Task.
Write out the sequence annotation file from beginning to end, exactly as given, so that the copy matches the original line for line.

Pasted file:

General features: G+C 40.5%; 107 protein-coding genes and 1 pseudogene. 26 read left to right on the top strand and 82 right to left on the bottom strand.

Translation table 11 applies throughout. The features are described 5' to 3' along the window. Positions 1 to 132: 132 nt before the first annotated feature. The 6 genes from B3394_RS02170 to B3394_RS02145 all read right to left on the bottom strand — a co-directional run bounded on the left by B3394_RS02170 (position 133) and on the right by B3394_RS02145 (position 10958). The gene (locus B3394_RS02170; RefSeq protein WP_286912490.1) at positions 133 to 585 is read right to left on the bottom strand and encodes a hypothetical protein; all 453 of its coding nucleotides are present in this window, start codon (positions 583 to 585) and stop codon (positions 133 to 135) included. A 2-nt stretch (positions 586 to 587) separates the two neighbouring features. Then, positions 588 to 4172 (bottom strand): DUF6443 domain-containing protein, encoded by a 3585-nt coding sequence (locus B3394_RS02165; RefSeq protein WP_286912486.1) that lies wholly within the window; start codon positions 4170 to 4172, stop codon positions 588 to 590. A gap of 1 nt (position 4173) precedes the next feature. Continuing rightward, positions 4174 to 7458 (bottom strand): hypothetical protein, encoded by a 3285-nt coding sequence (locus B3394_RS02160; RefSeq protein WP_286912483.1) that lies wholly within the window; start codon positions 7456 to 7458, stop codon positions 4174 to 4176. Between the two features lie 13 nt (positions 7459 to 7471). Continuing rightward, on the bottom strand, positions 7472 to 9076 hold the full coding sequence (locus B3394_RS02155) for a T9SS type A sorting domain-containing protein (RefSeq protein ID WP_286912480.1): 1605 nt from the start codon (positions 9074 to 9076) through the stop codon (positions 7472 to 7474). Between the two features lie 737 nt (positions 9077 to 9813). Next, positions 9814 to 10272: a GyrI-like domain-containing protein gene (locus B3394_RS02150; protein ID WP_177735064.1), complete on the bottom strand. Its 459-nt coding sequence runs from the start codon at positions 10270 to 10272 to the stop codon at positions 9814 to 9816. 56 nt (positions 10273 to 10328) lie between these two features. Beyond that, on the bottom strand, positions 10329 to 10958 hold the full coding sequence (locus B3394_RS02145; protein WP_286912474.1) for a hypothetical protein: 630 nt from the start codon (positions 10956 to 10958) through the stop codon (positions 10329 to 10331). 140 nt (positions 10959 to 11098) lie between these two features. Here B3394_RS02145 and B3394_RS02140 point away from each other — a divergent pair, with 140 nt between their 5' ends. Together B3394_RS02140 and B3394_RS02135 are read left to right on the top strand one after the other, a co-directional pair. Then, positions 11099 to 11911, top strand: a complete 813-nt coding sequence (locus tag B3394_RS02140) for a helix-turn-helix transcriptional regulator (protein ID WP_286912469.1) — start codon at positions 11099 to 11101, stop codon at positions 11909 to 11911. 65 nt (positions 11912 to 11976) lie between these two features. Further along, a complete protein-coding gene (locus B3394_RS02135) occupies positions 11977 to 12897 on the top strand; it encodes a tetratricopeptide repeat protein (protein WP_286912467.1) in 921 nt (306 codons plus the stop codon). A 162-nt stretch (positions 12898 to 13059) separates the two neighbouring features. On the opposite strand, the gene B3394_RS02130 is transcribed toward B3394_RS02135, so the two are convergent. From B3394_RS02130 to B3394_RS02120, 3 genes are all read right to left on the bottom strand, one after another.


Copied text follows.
General features: G+C 40.5%; 107 protein-coding genes and 1 pseudogene. 26 read left to right on the top strand and 82 right to left on the bottom strand.

Translation table 11 applies throughout. The features are described 5' to 3' along the window. Positions 1 to 132: 132 nt before the first annotated feature. The 6 genes from B3394_RS02170 to B3394_RS02145 all read right to left on the bottom strand — a co-directional run bounded on the left by B3394_RS02170 (position 133) and on the right by B3394_RS02145 (position 10958). The gene (locus B3394_RS02170; RefSeq protein WP_286912490.1) at positions 133 to 585 is read right to left on the bottom strand and encodes a hypothetical protein; all 453 of its coding nucleotides are present in this window, start codon (positions 583 to 585) and stop codon (positions 133 to 135) included. A 2-nt stretch (positions 586 to 587) separates the two neighbouring features. Then, positions 588 to 4172 (bottom strand): DUF6443 domain-containing protein, encoded by a 3585-nt coding sequence (locus B3394_RS02165; RefSeq protein WP_286912486.1) that lies wholly within the window; start codon positions 4170 to 4172, stop codon positions 588 to 590. A gap of 1 nt (position 4173) precedes the next feature. Continuing rightward, positions 4174 to 7458 (bottom strand): hypothetical protein, encoded by a 3285-nt coding sequence (locus B3394_RS02160; RefSeq protein WP_286912483.1) that lies wholly within the window; start codon positions 7456 to 7458, stop codon positions 4174 to 4176. Between the two features lie 13 nt (positions 7459 to 7471). Continuing rightward, on the bottom strand, positions 7472 to 9076 hold the full coding sequence (locus B3394_RS02155) for a T9SS type A sorting domain-containing protein (RefSeq protein ID WP_286912480.1): 1605 nt from the start codon (positions 9074 to 9076) through the stop codon (positions 7472 to 7474). Between the two features lie 737 nt (positions 9077 to 9813). Next, positions 9814 to 10272: a GyrI-like domain-containing protein gene (locus B3394_RS02150; protein ID WP_177735064.1), complete on the bottom strand. Its 459-nt coding sequence runs from the start codon at positions 10270 to 10272 to the stop codon at positions 9814 to 9816. 56 nt (positions 10273 to 10328) lie between these two features. Beyond that, on the bottom strand, positions 10329 to 10958 hold the full coding sequence (locus B3394_RS02145; protein WP_286912474.1) for a hypothetical protein: 630 nt from the start codon (positions 10956 to 10958) through the stop codon (positions 10329 to 10331). 140 nt (positions 10959 to 11098) lie between these two features. Here B3394_RS02145 and B3394_RS02140 point away from each other — a divergent pair, with 140 nt between their 5' ends. Together B3394_RS02140 and B3394_RS02135 are read left to right on the top strand one after the other, a co-directional pair. Then, positions 11099 to 11911, top strand: a complete 813-nt coding sequence (locus tag B3394_RS02140) for a helix-turn-helix transcriptional regulator (protein ID WP_286912469.1) — start codon at positions 11099 to 11101, stop codon at positions 11909 to 11911. 65 nt (positions 11912 to 11976) lie between these two features. Further along, a complete protein-coding gene (locus B3394_RS02135) occupies positions 11977 to 12897 on the top strand; it encodes a tetratricopeptide repeat protein (protein WP_286912467.1) in 921 nt (306 codons plus the stop codon). A 162-nt stretch (positions 12898 to 13059) separates the two neighbouring features. On the opposite strand, the gene B3394_RS02130 is transcribed toward B3394_RS02135, so the two are convergent. From B3394_RS02130 to B3394_RS02120, 3 genes are all read right to left on the bottom strand, one after another.